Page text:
A Ministry of Justice report has revealed that coroners have issued a record number of recommendations to hospitals, in order to prevent future patient deaths.
The Ministry of Justice published a report last week which collates recommendations made by coroners at the end of an inquest to any organisation.
The report identified the areas of concern to be ‘over policies and practices in relation to note taking, staffing, training, communication and handover and the recording of medications’.
For the period between October 2011 and March 2012, 233 reports were made, 25 of them were made in the Manchester region.
‘This was the highest number of reports issued in any six-month period since MoJ began reporting in July 2008’, the report noted.
Following 10 deaths, coroners warned NHS trusts they risked having dangerously low staffing levels, particularly at evenings, weekends and public holidays.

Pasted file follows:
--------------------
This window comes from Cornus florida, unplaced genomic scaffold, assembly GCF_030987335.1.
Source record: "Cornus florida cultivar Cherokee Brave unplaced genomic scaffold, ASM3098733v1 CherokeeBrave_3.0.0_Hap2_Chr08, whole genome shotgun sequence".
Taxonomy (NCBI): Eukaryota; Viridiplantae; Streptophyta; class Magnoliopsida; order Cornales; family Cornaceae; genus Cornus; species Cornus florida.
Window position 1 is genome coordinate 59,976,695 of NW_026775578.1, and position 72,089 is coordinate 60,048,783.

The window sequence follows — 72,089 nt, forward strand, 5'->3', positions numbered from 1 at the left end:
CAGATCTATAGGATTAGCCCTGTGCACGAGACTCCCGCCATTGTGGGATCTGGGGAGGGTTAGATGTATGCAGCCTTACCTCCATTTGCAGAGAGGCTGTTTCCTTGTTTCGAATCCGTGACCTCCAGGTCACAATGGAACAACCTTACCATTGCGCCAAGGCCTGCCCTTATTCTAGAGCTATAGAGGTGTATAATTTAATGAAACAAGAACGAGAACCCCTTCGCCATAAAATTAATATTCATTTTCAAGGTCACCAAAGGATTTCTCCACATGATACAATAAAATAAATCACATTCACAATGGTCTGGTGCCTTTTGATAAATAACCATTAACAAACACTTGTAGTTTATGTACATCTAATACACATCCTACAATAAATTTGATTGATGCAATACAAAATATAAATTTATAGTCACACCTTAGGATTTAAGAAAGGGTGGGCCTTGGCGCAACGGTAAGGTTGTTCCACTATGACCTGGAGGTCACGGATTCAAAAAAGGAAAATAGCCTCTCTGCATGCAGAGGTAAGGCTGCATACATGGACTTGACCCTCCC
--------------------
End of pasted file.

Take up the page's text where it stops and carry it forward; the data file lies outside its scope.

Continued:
In addition, 23 reports told hospitals they must record patients’ medical details better and that staff need to improve communication to avoid preventable deaths.
A spokeswoman for the Department of Health said: "Patients should be able to access expert services seven days a week and they have a right to expect the same level of care on a Saturday or Sunday as they do on a Wednesday.
“Not only would this mean better, safer and more consistent care and treatment, it will also mean better support for junior doctors. We are taking action and working with professional associations to drive this forward across the NHS”.
By Charlotte Goonan